Eastern Mediterranean Health Journal | Past issues | Volume 24, 2018 | Volume 24, issue 6 | Blood transfusion and hepatitis: what does it take to prevent new infections?

Blood transfusion and hepatitis: what does it take to prevent new infections?

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Commentary

Yetmgeta Abdella 1, Gabriele Riedner 1, Rana Hajjeh 1 and Cees Th. Smit Sibinga 2

1Department of Communicable Diseases Prevention and Control, World Health Organization Regional Office for the Eastern Mediterranean, Cairo, Egypt (Correspondence to: Yetmgeta E. Abdella: This e-mail address is being protected from spambots. You need JavaScript enabled to view it ). 2International Quality Management (IQM) Consulting, Zuidhorn, Netherlands.

Keywords: Blood transfusion, hepatitis, infection, Eastern Mediterranean Region, World Health Organization.

Citation: Abdella Y; Riedner G; Hajjeh R; Smit Sibinga C. Blood transfusion and hepatitis: what does it take to prevent new infections? East Mediterr Health J. 2018;24(6):595–597. https://doi.org/10.26719/2018.24.6.595

Received: 17/02/16; accepted: 17/07/06

Copyright © World Health Organization (WHO) 2018. Some rights reserved. This work is available under the CC BY-NC-SA 3.0 IGO license (https://creativecommons.org/licenses/by-nc-sa/3.0/igo).


Viral hepatitis is a global public health problem affecting millions. Yet, the burden of disease as a consequence of infection with hepatitis B and C viruses is preventable. An estimated 240 million people are chronically infected with hepatitis B virus, and between 130 and 150 million people globally have chronic hepatitis C infection (1,2). Together, they cause the deaths of about 1 million people every year, the overwhelming majority as a result of the consequences of chronic infection: cirrhosis and primary liver cancer (3,4).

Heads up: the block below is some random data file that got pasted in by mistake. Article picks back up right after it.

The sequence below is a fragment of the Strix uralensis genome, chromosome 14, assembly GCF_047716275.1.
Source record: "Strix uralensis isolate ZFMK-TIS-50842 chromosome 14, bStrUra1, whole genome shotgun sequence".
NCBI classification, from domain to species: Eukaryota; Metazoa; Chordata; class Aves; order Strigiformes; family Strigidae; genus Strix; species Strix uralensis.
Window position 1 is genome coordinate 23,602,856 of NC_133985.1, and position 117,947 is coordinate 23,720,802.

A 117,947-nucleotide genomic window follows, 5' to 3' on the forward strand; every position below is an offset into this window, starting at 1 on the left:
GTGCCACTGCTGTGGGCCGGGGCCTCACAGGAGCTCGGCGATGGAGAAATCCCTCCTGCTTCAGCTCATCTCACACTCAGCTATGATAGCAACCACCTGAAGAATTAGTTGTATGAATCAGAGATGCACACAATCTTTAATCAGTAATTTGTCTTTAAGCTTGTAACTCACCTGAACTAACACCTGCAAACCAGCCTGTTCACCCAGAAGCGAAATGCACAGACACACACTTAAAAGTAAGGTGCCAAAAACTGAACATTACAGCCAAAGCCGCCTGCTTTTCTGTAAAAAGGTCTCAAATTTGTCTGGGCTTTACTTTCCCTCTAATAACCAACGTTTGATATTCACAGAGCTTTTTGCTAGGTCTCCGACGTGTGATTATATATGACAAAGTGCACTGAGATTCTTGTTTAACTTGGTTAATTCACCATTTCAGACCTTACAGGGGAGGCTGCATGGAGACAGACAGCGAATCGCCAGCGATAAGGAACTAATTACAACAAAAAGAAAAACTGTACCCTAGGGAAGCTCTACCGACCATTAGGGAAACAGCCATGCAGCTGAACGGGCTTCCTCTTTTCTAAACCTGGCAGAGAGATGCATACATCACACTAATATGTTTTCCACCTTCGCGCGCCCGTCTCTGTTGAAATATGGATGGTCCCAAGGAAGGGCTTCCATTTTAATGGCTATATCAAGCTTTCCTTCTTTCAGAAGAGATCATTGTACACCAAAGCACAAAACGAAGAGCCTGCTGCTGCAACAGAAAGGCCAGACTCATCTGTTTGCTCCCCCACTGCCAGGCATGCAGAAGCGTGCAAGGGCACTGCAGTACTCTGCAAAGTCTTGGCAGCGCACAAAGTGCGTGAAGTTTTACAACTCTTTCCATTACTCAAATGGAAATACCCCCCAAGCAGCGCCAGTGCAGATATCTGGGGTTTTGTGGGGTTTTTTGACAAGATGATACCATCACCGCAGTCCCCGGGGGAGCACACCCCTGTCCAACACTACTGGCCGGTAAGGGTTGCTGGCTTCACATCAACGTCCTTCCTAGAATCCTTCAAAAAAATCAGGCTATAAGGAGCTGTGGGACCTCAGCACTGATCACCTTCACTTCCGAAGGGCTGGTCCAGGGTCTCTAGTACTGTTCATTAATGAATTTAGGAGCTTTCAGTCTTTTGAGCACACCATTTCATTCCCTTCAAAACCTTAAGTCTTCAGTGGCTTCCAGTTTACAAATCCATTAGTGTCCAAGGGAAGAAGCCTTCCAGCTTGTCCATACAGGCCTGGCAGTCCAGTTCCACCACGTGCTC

Death and disability from hepatitis B or C infections are preventable through prevention of new infections and treatment of chronic hepatitis. The hepatitis B vaccine provides protection against infection and its complications (5). Treatment for hepatitis B and C is improving in terms of efficacy, duration and cost. Most people with hepatitis C can be cured with direct-acting antiviral medicines (6–8).

The 63rd (2010) and 67th (2014) Sessions of the World Health Assembly recognized the serious burden of viral hepatitis on global health, and called for Member States of the World Health Organization to develop and implement national strategies for preventing, diagnosing, and treating viral hepatitis. These resolutions highlight the importance of ensuring safety of blood and blood products as one of the key strategies for prevention (9,10). Furthermore, in 2016, the World Health Assembly adopted the first global hepatitis strategy, which introduced the first-ever global targets for viral hepatitis. These include a 30% reduction in new cases of hepatitis B and C by 2020 and a 10% reduction in mortality. Blood safety is one of the key approaches to reducing new cases of hepatitis B and C (11).

The use of unsafe blood and blood products is one of the ways hepatitis B and C infections are transmitted. For example, the overall risks of becoming infected with hepatitis B and C viruses from a blood transfusion in sub-Saharan Africa were estimated to be 4.3 and 2.5 infections per 1 000 units respectively (12). A study in Pakistan also estimated the residual risk of transmission of hepatitis B and C infections was 62.5 and 4.4 per million first-time blood donors respectively (13).